Days after news emerged that Manchester University’s Whitworth Art Gallery reportedly asked its director to leave after his inclusion of a statement of solidarity with Palestine in an exhibition, 21 artists, including several winners of the prestigious Turner Prize, said they would pull out of a British art survey scheduled to open at the institution in May. Many of the artists announced their decision on social media, where a message posted on multiple accounts said the move was intended as an act of “solidarity with the ongoing liberation struggle of Palestine and Palestinians living under Israeli occupation.”
The Whitworth Art Gallery reportedly made moves to oust its director, Alistair Hudson, in response to a Forensic Architecture show that opened at the museum last year. That exhibition featured a statement of solidarity with Palestine that was written by the collective and posted in the museum’s galleries.
Pro-Israel advocacy groups, including the UK Lawyers for Israel, demanded that the museum take down the statement. After some time, the Whitworth Art Gallery heeded those calls. Then, a few days later, the museum reposted the statement in the exhibition. The Whitworth Art Gallery said in a statement of its own that the Palestine notice “expresses the views of the contributing artists,” whose positions “come from their own experiences.”
The 21 participants who asked for their work to be pulled from a forthcoming iteration of the “British Art Show” in Manchester—the traveling survey also has editions in other cities in England—include internationally renowned artists such as Zach Blas, Helen Cammock, Cooking Sections, Mandy El-Sayegh, Lawrence Lek, Oscar Murillo, Heather Phillipson, Joanna Piotrowska, and Tai Shani. The other artists involved, totaling around half of the participants in the “British Art Show,” are Kathrin Böhm, Maeve Brennan, Jamie Crewe, Mark Essen, Beatrice Gibson, Cecilia Hempton, Ghislaine Leung, Paul Maheke, Uriel Orlow, Florence Peake, Margaret Salmon, and Rehana Zaman.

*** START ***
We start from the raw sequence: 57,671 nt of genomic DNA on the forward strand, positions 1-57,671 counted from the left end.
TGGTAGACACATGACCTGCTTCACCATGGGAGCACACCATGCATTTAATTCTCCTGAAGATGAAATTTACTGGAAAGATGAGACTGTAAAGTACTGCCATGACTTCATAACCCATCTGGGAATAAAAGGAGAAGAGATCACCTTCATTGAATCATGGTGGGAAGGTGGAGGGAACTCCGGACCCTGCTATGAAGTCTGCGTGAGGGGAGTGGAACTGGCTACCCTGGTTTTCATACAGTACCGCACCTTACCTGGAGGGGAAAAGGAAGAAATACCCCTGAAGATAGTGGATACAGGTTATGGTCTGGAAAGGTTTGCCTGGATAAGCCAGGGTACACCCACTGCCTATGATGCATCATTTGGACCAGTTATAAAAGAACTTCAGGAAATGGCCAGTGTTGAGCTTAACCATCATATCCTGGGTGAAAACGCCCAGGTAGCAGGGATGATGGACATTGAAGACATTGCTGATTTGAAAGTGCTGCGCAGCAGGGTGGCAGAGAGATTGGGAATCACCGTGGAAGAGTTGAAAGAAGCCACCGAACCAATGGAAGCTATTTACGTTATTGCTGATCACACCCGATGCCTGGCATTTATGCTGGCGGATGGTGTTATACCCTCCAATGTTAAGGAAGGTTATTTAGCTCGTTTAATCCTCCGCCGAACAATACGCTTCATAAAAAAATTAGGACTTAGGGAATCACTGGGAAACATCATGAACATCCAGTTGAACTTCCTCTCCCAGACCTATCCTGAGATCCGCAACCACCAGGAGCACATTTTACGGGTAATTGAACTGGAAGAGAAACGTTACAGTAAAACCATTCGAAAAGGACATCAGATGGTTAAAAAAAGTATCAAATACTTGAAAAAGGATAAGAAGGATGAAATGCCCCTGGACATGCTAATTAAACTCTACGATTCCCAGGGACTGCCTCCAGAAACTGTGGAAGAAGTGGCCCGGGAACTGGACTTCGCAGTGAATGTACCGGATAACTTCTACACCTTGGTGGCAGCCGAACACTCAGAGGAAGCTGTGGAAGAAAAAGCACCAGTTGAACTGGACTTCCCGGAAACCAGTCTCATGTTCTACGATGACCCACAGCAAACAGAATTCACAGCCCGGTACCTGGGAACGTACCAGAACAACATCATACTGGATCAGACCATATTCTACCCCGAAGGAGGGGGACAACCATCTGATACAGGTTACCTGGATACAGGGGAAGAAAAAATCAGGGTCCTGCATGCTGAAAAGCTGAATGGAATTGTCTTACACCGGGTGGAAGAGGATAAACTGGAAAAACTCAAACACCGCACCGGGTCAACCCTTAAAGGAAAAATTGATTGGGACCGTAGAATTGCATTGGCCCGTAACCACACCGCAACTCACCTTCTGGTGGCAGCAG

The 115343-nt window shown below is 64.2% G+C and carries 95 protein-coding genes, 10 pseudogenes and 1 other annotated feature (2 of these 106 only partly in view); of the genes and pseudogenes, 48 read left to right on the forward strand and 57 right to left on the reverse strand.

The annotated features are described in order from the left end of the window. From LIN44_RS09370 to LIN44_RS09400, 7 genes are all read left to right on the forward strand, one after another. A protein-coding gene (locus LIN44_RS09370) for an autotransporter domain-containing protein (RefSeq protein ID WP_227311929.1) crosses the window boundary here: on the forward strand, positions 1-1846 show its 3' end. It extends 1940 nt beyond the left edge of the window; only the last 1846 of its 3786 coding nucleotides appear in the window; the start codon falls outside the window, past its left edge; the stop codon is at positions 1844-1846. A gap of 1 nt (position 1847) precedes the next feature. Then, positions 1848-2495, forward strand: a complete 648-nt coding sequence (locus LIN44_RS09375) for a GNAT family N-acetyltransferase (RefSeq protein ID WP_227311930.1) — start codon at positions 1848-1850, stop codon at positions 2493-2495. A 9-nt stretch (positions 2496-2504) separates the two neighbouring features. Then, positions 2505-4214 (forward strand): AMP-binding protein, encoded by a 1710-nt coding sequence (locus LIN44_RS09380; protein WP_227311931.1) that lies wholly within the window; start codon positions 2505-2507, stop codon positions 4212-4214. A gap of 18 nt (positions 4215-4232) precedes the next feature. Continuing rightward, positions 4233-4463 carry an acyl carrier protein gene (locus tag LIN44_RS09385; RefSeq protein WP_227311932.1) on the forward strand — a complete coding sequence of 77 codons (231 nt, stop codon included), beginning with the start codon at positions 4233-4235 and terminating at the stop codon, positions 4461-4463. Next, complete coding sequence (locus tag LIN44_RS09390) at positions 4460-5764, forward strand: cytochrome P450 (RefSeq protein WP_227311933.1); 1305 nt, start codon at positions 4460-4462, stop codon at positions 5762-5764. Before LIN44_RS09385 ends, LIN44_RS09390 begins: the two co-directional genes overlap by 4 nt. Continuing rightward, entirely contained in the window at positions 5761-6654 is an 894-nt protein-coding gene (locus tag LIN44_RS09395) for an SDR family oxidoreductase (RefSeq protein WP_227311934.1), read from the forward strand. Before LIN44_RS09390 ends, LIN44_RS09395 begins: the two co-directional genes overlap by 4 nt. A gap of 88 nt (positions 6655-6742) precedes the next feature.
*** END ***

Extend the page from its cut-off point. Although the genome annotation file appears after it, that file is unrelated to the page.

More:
“We condemn the University’s capitulation to continued UKLFI pressure and demands, which sets a dangerous precedent, particularly in the spaces we often work: cultural institutions, galleries, and higher education,” the artists’ shared post reads. “We stand in full solidarity with the Whitworth staff, who have made the institution an exemplar of a civic public space and a useful museum. We believe there is neither space for such actions nor possible engagement with the University and its platforms, especially when public expression is limited, and evidence for human rights violations is obscured.”
A representative for the Whitworth Art Gallery did not immediately respond to request for comment. A representative for Hayward Gallery Touring, which organized the show, said in a statement, “We’re having an open discussion with British Art Show 9’s artists and curators Irene Aristizábal and Hammad Nasar to decide next steps for Manchester.”